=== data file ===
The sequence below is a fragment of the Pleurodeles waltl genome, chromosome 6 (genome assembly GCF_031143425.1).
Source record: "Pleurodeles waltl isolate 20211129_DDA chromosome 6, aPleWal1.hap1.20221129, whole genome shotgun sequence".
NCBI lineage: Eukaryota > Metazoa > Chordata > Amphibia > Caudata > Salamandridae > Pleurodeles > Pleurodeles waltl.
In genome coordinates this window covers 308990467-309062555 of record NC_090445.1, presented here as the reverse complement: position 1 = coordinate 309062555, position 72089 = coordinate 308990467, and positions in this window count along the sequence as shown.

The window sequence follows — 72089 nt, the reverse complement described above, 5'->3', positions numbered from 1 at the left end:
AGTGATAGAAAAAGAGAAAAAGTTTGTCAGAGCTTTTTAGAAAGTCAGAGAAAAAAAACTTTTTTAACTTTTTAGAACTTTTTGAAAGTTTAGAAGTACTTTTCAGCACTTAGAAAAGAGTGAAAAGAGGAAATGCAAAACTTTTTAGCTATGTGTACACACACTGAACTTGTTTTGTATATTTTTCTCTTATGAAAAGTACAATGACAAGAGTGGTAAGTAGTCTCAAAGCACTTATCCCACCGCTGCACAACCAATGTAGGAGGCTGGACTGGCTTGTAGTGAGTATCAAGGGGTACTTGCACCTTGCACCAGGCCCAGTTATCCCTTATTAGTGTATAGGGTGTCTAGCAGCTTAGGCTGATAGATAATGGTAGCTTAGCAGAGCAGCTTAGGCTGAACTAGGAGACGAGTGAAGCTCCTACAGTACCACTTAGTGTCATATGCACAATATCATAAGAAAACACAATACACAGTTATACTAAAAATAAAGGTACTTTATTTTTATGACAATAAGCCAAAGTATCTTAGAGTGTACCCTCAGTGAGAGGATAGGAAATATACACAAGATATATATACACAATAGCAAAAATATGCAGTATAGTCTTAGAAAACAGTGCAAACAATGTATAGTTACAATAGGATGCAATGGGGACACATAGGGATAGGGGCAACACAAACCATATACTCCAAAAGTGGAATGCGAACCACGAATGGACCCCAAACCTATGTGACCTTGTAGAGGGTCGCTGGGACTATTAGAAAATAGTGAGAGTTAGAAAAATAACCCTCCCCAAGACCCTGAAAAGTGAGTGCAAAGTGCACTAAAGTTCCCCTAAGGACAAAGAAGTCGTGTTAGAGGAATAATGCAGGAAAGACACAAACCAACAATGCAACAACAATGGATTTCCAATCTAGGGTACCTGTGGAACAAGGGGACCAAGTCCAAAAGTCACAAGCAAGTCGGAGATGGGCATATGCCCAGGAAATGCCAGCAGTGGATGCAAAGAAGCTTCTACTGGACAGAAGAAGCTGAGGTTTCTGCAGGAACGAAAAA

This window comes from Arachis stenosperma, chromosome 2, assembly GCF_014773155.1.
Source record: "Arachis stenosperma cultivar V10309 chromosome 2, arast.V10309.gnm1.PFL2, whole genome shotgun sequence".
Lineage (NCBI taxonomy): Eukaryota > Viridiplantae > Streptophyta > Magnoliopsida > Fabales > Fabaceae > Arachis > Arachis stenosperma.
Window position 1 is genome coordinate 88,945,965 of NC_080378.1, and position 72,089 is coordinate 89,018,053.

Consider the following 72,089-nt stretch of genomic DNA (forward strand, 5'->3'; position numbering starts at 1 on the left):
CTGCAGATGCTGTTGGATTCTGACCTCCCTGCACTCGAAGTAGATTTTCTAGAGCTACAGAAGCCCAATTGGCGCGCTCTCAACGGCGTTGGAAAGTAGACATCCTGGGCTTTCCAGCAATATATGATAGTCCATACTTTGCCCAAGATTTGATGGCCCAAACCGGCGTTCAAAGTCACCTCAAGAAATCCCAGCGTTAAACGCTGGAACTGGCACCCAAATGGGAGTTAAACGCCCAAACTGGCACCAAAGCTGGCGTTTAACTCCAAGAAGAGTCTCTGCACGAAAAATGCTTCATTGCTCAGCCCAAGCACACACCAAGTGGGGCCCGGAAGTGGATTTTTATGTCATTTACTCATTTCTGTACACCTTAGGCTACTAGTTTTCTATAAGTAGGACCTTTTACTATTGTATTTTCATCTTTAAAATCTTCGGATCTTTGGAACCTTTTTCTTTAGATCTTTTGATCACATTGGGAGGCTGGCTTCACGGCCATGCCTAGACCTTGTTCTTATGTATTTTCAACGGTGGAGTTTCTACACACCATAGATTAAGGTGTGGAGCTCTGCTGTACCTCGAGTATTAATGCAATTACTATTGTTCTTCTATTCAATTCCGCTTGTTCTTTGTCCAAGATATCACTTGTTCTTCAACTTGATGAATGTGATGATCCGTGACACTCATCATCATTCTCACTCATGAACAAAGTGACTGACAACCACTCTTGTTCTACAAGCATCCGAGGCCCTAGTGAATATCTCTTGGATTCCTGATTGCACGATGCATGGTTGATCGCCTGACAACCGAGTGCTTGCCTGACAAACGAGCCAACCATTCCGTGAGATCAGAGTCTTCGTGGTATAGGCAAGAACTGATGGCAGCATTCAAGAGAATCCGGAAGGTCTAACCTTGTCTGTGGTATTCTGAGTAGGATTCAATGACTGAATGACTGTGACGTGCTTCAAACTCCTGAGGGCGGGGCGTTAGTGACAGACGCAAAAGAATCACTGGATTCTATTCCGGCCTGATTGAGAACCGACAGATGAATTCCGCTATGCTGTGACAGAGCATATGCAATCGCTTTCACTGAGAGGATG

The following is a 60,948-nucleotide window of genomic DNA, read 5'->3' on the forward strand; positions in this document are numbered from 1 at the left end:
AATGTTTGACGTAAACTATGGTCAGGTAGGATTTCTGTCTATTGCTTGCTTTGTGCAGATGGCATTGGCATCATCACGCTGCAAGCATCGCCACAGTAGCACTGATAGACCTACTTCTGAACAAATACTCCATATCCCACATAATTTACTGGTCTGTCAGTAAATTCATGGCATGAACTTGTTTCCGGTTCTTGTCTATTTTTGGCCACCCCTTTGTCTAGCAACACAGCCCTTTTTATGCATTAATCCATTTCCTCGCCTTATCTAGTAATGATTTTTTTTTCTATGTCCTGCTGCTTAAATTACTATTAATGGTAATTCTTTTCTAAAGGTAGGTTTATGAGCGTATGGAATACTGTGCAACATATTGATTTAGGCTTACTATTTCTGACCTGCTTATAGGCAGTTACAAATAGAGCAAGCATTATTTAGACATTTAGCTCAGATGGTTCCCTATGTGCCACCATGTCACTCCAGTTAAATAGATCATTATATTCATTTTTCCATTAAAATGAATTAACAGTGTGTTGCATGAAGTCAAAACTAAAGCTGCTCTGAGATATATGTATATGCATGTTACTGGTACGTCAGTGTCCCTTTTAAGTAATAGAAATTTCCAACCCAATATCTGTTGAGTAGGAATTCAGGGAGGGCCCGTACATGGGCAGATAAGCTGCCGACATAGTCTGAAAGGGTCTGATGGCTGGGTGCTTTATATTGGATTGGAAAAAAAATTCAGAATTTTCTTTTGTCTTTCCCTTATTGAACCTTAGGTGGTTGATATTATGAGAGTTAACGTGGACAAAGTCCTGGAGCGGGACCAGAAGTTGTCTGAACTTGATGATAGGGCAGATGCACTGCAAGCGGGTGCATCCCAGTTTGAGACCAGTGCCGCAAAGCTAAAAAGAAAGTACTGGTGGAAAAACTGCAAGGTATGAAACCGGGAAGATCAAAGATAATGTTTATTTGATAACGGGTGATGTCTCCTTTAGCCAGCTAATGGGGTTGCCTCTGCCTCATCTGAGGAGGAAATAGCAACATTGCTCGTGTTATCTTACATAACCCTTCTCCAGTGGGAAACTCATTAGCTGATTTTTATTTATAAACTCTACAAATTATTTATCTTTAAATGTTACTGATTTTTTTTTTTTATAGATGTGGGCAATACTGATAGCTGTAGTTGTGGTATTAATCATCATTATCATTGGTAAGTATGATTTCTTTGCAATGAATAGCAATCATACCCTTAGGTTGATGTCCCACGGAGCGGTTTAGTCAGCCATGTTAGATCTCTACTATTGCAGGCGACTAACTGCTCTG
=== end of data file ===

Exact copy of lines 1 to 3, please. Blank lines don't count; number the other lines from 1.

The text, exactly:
The sequence below is a fragment of the Pleurodeles waltl genome, chromosome 6 (genome assembly GCF_031143425.1).
Source record: "Pleurodeles waltl isolate 20211129_DDA chromosome 6, aPleWal1.hap1.20221129, whole genome shotgun sequence".
NCBI lineage: Eukaryota > Metazoa > Chordata > Amphibia > Caudata > Salamandridae > Pleurodeles > Pleurodeles waltl.